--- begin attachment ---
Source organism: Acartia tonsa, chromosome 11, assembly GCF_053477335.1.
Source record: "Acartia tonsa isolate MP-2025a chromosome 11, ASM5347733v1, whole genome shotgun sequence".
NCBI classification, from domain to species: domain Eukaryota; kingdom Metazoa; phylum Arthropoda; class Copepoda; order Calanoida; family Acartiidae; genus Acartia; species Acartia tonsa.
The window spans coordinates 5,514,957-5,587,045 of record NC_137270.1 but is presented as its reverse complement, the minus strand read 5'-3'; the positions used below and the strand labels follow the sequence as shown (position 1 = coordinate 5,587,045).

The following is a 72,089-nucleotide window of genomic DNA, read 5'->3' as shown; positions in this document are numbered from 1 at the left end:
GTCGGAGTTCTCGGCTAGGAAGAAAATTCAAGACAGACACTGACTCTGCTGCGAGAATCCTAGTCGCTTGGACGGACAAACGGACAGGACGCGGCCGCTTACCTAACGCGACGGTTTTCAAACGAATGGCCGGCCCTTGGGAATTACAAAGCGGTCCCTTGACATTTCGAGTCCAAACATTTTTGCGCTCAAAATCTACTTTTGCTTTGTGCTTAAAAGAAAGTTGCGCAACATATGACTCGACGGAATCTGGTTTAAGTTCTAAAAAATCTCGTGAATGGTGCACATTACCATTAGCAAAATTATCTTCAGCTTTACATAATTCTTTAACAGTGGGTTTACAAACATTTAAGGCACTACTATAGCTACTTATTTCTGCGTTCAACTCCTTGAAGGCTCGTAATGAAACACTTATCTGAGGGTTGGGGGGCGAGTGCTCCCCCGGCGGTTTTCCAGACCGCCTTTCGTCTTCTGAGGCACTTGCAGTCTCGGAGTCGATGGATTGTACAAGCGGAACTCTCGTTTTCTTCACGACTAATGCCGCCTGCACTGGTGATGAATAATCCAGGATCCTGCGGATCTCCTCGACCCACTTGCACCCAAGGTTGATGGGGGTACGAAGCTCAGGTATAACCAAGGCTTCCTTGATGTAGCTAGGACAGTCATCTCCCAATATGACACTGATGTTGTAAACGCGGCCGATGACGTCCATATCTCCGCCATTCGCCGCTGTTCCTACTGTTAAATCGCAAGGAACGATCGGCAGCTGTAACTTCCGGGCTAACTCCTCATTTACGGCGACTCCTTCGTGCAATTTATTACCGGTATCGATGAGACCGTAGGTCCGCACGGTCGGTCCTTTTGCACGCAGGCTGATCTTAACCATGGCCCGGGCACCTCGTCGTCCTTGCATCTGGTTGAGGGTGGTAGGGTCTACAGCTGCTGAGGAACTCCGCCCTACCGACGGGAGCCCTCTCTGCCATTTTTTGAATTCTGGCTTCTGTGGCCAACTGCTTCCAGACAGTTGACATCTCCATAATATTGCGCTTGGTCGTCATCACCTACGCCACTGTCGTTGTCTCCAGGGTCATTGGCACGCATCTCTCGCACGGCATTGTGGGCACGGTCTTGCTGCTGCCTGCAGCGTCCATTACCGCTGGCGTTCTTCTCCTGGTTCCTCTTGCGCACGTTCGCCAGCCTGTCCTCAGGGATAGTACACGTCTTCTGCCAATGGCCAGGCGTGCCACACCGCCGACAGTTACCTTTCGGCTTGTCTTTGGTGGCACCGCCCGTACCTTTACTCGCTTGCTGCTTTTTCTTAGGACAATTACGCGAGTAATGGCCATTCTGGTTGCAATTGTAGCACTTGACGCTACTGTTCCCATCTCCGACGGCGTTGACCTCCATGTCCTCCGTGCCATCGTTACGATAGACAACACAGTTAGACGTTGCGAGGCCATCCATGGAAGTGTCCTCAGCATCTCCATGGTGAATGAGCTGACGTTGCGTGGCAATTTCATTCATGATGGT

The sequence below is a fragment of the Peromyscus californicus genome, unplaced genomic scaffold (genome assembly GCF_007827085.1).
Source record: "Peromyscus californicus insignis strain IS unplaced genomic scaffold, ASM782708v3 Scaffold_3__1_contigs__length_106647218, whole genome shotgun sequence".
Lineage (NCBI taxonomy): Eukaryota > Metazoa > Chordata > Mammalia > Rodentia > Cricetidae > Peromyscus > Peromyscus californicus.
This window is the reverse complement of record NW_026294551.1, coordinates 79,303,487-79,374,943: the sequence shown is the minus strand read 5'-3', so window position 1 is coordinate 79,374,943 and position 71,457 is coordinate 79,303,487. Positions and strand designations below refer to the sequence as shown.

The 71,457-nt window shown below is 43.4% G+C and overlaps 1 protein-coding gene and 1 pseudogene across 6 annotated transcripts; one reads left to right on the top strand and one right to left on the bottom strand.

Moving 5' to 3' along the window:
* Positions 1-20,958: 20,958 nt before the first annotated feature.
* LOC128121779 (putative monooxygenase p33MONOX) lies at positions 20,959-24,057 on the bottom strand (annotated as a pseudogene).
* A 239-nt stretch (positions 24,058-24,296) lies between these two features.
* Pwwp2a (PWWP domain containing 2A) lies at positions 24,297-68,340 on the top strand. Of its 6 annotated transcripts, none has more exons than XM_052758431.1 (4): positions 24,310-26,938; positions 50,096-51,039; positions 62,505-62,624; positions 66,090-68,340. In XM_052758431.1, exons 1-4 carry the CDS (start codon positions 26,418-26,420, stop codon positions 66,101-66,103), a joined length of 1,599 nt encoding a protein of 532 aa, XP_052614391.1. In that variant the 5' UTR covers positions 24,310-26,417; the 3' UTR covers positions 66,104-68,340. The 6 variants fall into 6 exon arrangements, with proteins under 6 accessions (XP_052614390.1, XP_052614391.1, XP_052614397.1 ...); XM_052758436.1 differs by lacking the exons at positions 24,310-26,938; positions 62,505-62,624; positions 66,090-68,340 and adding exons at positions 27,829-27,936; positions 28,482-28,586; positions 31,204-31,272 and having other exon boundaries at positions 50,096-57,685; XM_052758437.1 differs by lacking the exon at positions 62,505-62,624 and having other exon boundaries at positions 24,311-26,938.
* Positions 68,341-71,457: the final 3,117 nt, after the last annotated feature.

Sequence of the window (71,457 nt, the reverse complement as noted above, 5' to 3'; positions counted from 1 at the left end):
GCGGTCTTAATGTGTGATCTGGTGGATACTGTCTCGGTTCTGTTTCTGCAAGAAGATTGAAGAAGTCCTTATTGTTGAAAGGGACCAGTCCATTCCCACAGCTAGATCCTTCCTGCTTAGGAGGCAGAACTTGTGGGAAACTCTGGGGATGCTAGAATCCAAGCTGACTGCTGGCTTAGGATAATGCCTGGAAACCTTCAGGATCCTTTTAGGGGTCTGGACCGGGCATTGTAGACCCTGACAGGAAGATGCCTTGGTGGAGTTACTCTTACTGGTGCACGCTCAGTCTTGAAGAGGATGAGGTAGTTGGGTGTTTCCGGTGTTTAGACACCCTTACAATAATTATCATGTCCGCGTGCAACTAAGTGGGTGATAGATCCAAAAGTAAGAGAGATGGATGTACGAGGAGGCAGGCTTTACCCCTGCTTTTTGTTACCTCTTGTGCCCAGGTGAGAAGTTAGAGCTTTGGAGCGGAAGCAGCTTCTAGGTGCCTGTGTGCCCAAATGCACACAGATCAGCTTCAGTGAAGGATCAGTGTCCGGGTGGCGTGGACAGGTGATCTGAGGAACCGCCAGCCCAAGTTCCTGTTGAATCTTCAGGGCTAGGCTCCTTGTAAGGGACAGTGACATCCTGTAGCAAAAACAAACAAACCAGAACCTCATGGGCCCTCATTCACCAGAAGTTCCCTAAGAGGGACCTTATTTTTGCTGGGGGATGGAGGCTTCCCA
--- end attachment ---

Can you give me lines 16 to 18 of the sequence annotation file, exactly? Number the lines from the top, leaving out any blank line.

* Pwwp2a (PWWP domain containing 2A) lies at positions 24,297-68,340 on the top strand. Of its 6 annotated transcripts, none has more exons than XM_052758431.1 (4): positions 24,310-26,938; positions 50,096-51,039; positions 62,505-62,624; positions 66,090-68,340. In XM_052758431.1, exons 1-4 carry the CDS (start codon positions 26,418-26,420, stop codon positions 66,101-66,103), a joined length of 1,599 nt encoding a protein of 532 aa, XP_052614391.1. In that variant the 5' UTR covers positions 24,310-26,417; the 3' UTR covers positions 66,104-68,340. The 6 variants fall into 6 exon arrangements, with proteins under 6 accessions (XP_052614390.1, XP_052614391.1, XP_052614397.1 ...); XM_052758436.1 differs by lacking the exons at positions 24,310-26,938; positions 62,505-62,624; positions 66,090-68,340 and adding exons at positions 27,829-27,936; positions 28,482-28,586; positions 31,204-31,272 and having other exon boundaries at positions 50,096-57,685; XM_052758437.1 differs by lacking the exon at positions 62,505-62,624 and having other exon boundaries at positions 24,311-26,938.
* Positions 68,341-71,457: the final 3,117 nt, after the last annotated feature.

Sequence of the window (71,457 nt, the reverse complement as noted above, 5' to 3'; positions counted from 1 at the left end):